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    1. Yes, and to me it is odd that someone would think to destroy this beauty...but then, many don't see it, it is just rock to them.

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  7. That's the kind of quiet, dedicated volunteerism that makes communities great places in which to live. Small actions speak volumes, as they say.

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    1. Yes, and I am glad that Tom Smith was recognized for this kind of behind the scenes work!

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  8. Thank goodness for people like that. I hate graffiti and never understand how people can deface a beautiful natural site with it.

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  9. The idea of graffiti in a place of natural beauty is an assault.

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    1. If caught, they could be heavily fined. They do have signs telling them so.

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  10. I am normally not a fan of graffiti. I do like designated graffiti sites however. For instance a huge rock set aside for the express purpose providing a place to express thoughts. Some of the graffiti is very inventive.

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    1. I suppose, but then...it could be expressed on the sands of the beach or on a rock where they write with chalk...in other words, where it can be erased with ease!

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  11. I am not a fan of graffiti! It is good that it is removed.

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  12. That angel painting is magnificent. Thanks for highlighting it in your post, together with the wonderful volunteers at Arabia Mountain. Removal of graffiti is something I wholeheartedly agree with, no matter how artistic some may believe it to be.

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    1. Thanks, Mairead! You are in the NO GRAFFITI Camp with me! I have such a strong idea of art and nothing and no one can shake it! (Just a country Georgia girl and I am no one but I know beauty when I see it!)
      Thanks for your comment, my friend! :-)

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  13. I never like to see graffiti in the natural environment but that can also mean plastics and rubbish everywhere that will never fade away and degrade, even in the deepest canyons in the ocean, as was recently discovered when we finally built craft powerful enough to get down there. Some might say that rock art(as in the recent world wide craze for building fancy cairns or balancing stones on top of each other in remote places is "graffiti" as it too doesn't belong there)so maybe it just boils down to being pretty and artistic work outdoors in nature or crudely done. Some might even say that certain alterations in the Black Hills of South Dakota might be classed as "graffiti" as it has ruined a perfectly good range of natural mountains :o) but I get your point.
    Humans have always had something in them that makes them want to leave a mark on things wherever they are- just depends how they go about it and how skillfully executed the end product is but it's the same basic urge and that will never change.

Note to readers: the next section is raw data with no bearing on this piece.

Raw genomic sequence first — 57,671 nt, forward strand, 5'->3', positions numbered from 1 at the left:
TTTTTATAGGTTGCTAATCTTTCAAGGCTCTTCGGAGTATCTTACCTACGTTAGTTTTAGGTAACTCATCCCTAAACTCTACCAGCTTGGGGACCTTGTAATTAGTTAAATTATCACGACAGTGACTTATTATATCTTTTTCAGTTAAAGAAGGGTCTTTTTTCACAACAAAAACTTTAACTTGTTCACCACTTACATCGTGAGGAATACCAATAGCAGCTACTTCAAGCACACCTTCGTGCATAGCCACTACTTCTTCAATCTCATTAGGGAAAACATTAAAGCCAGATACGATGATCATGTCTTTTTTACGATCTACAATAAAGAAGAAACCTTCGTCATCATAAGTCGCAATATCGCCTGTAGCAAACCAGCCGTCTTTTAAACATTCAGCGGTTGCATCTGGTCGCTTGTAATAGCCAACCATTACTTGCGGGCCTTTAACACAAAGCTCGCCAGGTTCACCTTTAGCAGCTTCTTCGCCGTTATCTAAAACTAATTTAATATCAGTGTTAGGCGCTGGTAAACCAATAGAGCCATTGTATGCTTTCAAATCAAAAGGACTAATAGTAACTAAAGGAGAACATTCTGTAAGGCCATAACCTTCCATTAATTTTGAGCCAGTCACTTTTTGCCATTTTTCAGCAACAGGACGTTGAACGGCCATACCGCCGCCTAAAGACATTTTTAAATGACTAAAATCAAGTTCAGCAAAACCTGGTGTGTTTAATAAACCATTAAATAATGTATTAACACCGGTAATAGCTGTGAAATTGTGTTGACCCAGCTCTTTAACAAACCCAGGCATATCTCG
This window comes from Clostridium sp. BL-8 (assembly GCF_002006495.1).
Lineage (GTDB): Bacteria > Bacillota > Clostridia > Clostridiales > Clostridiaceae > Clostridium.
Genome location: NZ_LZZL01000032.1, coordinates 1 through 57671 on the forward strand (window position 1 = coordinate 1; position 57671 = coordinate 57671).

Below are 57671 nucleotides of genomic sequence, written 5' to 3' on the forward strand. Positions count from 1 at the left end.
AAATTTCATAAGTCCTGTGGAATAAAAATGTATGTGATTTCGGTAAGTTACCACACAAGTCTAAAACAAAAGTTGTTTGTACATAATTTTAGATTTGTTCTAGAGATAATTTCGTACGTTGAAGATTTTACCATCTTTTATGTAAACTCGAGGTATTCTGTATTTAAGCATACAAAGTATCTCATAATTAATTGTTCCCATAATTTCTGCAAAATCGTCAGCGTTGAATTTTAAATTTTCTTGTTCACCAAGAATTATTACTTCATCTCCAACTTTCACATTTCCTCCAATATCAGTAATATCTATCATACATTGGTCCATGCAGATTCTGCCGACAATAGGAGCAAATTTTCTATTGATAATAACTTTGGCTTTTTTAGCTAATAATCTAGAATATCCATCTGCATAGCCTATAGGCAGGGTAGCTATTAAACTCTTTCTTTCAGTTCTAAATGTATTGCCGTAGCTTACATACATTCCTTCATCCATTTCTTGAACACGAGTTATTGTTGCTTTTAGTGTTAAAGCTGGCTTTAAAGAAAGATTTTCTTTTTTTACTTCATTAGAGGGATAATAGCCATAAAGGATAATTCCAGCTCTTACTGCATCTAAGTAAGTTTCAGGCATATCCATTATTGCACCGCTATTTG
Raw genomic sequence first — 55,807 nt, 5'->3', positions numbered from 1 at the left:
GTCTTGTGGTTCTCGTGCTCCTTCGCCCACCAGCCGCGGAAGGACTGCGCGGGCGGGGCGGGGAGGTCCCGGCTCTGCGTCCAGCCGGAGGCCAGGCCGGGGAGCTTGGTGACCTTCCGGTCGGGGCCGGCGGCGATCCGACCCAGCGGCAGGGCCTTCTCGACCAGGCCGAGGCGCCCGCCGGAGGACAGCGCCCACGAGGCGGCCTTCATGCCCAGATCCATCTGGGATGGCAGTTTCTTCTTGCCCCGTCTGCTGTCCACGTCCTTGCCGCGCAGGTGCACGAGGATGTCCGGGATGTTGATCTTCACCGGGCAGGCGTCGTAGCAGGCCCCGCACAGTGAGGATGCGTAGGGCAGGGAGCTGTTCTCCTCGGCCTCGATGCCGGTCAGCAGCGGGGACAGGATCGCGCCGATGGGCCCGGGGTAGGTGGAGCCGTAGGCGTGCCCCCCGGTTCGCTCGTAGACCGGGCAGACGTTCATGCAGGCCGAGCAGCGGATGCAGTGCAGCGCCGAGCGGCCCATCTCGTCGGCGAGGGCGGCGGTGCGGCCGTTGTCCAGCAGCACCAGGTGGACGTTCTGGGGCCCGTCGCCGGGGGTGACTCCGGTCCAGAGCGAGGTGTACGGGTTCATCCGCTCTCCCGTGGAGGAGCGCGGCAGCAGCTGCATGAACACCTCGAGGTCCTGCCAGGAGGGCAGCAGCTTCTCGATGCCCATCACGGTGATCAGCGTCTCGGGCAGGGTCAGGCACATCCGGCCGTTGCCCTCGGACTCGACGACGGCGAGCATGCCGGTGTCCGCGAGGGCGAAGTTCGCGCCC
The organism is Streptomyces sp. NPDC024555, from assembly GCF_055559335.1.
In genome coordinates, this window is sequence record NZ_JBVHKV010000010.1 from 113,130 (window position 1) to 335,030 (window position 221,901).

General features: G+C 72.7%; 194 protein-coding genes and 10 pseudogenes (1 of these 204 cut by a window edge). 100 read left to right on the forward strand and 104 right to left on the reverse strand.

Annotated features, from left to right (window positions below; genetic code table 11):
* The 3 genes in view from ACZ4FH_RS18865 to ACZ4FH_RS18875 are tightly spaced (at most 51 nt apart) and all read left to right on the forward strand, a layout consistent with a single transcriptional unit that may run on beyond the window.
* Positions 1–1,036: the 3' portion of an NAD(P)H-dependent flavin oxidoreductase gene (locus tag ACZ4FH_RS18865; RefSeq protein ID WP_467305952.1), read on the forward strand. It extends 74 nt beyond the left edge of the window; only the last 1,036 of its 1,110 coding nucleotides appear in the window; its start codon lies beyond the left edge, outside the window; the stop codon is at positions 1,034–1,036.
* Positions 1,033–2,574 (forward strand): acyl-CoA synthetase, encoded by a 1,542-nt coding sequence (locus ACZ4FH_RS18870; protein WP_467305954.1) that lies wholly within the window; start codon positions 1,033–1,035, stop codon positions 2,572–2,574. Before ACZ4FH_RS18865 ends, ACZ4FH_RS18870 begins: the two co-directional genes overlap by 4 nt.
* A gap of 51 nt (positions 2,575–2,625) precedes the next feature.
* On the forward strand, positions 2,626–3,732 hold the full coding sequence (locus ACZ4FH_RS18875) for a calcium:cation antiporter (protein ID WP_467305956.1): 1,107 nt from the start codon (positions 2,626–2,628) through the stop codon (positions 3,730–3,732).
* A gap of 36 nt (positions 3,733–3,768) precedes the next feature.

Like the angel painting... but equally I like the concept of Lilith :o) Yin and Yang.

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    1. Oh Bob, don't get me started on rubbish and litter! You wouldn't believe how much I pick up on my trips to Arabia Mountain sometimes! And you might not know this, but I am not a fan of what was done to the Black Hills of South Dakota, and I mean no disrespect to the great men who are carved there.
      Our world has different ways of expressing the same kinds of things. I love all beauty.

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  14. I love Thayer's work...it's very ethereal.

    I will never understand the mindset of those who litter...or those who vandalise with graffiti.

    Good post, Kay. :)

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    1. Thank you, Lee! Graffiti is like litter to me but I know that many don't see it that way.

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  15. Do you live on that mountain...?

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  16. Do you live on that mountain...?

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    1. I would if they would let me.😇

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  17. I see some amazing graffiti here in Germany and I find it absolutely amazing...

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    1. Maybe it is nice there, I can only go by what I have seen in New York, London and Atlanta. OH, and also on the sides of trains. If I ever get to Germany, I will have to let you know if I agree with you! :-)

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  18. Where is this pretty header taken? Is this where you live?

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    1. No, I was thinking of my in laws today...that is from Eastbourne in England where they live. (I was trying to do a post but with computer problems only managed to get a different header photo!) Hope you are having a nice weekend!

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  19. I guess graffiti has been going on for a long time. I remember going into a cave somewhere and having it explained to us that people over a hundred years ago were leaving graffiti.

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    1. I suppose people have always wanted to leave evidence of themselves, so to speak. If you could see the open spaces of rock and how beautifully natural they are, you would understand why graffiti should be erased. Very happy that someone does this!

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    2. I suppose people have always wanted to leave evidence of themselves, so to speak. If you could see the open spaces of rock and how beautifully natural they are, you would understand why graffiti should be erased. Very happy that someone does this!